Sask. Lt.-Gov. dead after battle with cancer
W. Thomas Molloy was 78
W. Thomas Molloy, Saskatchewan's lieutenant-governor, died Tuesday after a battle with pancreatic cancer. He was 78.
"[Molloy] had a lasting impact on our province and nation in his five decades of dedicated service," Premier Scott Moe said in a statement about Molloy's death released Tuesday morning.
"His many contributions to the betterment of our country leaves a tremendous legacy that I hope provides his family with some comfort in this time of grief."
Molloy was Saskatchewan's 22nd lieutenant-governor. He was installed on Mar. 21, 2018. In May 2019, the province announced Molloy would step away from his duties to undergo cancer treatment.
Robert Richards, Chief Justice of Saskatchewan, oversaw the constitutional and ceremonial duties of the position for the last two months.
Molloy, a Saskatoon lawyer, was an author and former chancellor of the University of Saskatchewan.
He negotiated Indigenous land claims on behalf of the federal government and the governments of British Columbia, Ontario and Saskatchewan.
When he was installed, Molloy said one of his most memorable negotiating moments includes the Nisga'a Treaty, the first formal treaty signed by a First Nation in British Columbia.
Molloy was invested into the Order of Canada as an officer in 1996 and received the Saskatchewan Order of Merit in 2012. He received the 2018 Ramon John Hnatyshyn Award for Law from the Canadian Bar Association.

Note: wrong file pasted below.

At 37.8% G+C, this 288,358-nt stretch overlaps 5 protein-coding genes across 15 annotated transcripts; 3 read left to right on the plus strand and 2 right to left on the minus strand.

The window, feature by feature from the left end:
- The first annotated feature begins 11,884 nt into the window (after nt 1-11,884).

Books of condolence will be placed at Government House, the Legislative Building and Saskatoon City Hall on Wednesday.
Flags on all provincial government buildings will be at half-mast until sunset on the day of Molloy's funeral or memorial service. Details about a memorial service have not been released.
Former premier remembers lifelong friend
Former Saskatchewan Premier Roy Romanow met Molloy at the University of Saskatchewan when they were both on the Student Representative Council.
"He always had an interest in the underdog and those in our society who needed assistance," Romanow said.
Romanow said he and Molloy shared long, quiet dinners in Saskatoon over the years.
"The conversations were long because we listened to each other".
Romanow said their friendship "withstood the test of time" despite stretches when they couldn't connect because of busy work schedules.
"I think that we liked each other. We were of different political persuasions — there's no doubt about that — but it never got in the way of our relationship and our friendship."
With files by Adam Hunter